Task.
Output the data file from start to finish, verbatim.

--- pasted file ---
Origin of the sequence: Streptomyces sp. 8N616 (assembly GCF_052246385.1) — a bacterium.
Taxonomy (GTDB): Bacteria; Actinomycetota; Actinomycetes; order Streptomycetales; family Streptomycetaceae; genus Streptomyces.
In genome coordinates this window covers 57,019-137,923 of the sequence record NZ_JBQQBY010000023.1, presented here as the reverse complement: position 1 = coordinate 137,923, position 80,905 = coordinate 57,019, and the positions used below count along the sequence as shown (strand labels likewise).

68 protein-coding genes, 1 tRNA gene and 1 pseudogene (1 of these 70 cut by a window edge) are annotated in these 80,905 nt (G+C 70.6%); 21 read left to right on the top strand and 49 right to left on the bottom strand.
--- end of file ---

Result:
Origin of the sequence: Streptomyces sp. 8N616 (assembly GCF_052246385.1) — a bacterium.
Taxonomy (GTDB): Bacteria; Actinomycetota; Actinomycetes; order Streptomycetales; family Streptomycetaceae; genus Streptomyces.
In genome coordinates this window covers 57,019-137,923 of the sequence record NZ_JBQQBY010000023.1, presented here as the reverse complement: position 1 = coordinate 137,923, position 80,905 = coordinate 57,019, and the positions used below count along the sequence as shown (strand labels likewise).

68 protein-coding genes, 1 tRNA gene and 1 pseudogene (1 of these 70 cut by a window edge) are annotated in these 80,905 nt (G+C 70.6%); 21 read left to right on the top strand and 49 right to left on the bottom strand.